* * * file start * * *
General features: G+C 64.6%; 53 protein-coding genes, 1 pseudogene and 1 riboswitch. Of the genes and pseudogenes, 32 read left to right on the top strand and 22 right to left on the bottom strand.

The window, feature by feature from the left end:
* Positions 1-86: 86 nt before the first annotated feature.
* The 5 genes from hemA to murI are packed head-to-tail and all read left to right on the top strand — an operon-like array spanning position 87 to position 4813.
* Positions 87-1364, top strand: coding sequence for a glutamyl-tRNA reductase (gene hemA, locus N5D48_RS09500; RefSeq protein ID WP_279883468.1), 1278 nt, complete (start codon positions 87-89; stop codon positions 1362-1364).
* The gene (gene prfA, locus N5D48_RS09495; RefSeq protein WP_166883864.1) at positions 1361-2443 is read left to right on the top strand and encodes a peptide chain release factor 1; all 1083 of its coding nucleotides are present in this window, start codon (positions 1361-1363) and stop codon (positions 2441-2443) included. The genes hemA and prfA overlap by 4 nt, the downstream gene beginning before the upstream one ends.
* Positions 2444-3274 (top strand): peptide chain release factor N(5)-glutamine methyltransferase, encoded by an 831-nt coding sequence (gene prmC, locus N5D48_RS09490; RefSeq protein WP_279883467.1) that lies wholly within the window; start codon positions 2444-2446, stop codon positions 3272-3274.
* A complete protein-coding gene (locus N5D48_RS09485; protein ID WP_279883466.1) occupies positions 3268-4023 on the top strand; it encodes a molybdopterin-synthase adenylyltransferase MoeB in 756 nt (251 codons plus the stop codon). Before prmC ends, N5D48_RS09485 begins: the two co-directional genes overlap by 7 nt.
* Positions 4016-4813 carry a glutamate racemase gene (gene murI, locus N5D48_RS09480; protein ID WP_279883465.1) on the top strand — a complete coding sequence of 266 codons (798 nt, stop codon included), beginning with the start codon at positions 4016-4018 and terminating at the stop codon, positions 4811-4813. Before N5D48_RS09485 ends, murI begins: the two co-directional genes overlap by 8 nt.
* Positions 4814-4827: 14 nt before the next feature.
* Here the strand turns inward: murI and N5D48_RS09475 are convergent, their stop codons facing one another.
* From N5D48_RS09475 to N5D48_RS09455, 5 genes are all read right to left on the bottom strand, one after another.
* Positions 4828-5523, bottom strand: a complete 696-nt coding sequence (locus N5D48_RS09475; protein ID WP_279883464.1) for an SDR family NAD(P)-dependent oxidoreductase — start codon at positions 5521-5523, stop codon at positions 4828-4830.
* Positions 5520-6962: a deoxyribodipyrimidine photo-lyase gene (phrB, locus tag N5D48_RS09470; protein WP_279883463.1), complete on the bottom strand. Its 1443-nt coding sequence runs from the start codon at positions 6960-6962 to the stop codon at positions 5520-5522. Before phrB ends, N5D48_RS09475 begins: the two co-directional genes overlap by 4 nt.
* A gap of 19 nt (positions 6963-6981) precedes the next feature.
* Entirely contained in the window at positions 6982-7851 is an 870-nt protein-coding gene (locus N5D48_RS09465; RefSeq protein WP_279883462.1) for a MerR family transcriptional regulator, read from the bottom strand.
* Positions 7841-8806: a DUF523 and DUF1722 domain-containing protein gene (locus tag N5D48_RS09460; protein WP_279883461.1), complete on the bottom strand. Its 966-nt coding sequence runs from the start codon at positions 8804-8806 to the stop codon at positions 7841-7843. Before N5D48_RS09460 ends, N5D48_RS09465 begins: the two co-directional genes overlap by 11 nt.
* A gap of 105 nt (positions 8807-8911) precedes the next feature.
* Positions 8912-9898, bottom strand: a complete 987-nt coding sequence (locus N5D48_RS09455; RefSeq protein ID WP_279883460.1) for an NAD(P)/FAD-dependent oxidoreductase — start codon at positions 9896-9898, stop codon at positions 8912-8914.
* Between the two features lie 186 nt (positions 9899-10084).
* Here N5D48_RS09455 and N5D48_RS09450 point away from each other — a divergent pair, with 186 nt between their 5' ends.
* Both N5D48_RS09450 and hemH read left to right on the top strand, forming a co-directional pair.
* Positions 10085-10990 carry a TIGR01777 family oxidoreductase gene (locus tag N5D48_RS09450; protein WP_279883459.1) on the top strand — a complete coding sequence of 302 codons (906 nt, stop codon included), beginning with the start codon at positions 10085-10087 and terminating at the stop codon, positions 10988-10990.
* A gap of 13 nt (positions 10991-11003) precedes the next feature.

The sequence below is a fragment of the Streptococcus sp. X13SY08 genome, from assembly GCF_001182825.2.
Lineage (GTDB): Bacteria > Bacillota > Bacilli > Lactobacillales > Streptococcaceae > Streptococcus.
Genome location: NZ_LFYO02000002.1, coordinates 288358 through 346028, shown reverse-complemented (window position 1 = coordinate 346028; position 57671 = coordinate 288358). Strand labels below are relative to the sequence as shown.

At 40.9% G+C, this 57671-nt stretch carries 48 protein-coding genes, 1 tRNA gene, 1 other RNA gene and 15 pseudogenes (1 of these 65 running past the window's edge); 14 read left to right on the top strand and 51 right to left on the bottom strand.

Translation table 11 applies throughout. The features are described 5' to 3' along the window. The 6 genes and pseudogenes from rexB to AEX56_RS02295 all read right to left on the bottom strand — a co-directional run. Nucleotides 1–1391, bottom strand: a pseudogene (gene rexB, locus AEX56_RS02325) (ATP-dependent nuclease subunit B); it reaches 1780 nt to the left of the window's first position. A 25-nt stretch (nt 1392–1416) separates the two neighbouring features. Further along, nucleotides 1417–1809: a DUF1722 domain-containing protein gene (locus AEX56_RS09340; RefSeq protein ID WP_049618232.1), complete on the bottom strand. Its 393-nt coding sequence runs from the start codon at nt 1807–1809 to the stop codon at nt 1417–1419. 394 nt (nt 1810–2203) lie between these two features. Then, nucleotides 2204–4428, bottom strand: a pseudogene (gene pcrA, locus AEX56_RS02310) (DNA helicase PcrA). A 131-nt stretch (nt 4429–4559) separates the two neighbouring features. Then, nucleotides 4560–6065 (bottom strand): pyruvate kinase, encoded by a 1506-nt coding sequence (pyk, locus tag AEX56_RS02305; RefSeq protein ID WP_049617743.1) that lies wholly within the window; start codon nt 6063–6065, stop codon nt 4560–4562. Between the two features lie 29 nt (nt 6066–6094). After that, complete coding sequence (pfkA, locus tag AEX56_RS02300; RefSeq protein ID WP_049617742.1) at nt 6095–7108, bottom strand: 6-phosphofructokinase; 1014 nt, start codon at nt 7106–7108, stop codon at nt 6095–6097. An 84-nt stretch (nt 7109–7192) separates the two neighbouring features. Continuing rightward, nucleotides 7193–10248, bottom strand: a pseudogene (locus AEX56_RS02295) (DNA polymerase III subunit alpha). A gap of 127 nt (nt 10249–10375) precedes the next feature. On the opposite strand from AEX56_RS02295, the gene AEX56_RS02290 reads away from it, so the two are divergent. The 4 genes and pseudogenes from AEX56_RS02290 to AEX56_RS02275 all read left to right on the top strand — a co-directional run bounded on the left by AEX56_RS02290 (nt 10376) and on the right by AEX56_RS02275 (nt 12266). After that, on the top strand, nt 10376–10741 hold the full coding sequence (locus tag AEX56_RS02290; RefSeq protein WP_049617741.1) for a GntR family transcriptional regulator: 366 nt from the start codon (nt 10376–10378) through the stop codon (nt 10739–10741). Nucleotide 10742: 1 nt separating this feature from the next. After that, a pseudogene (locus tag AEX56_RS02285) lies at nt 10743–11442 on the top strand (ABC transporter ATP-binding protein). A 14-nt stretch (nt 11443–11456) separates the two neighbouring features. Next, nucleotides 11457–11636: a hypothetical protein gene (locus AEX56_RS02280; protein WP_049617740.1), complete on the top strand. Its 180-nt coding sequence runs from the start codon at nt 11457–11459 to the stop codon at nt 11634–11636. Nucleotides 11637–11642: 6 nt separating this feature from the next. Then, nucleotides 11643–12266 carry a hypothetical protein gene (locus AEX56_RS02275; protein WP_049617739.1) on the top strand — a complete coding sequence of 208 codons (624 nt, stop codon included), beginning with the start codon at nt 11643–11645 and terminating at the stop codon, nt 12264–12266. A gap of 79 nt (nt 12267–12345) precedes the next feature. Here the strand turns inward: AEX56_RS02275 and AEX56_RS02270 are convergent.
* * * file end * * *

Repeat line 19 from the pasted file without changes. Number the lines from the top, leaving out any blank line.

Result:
* Positions 8912-9898, bottom strand: a complete 987-nt coding sequence (locus N5D48_RS09455; RefSeq protein ID WP_279883460.1) for an NAD(P)/FAD-dependent oxidoreductase — start codon at positions 9896-9898, stop codon at positions 8912-8914.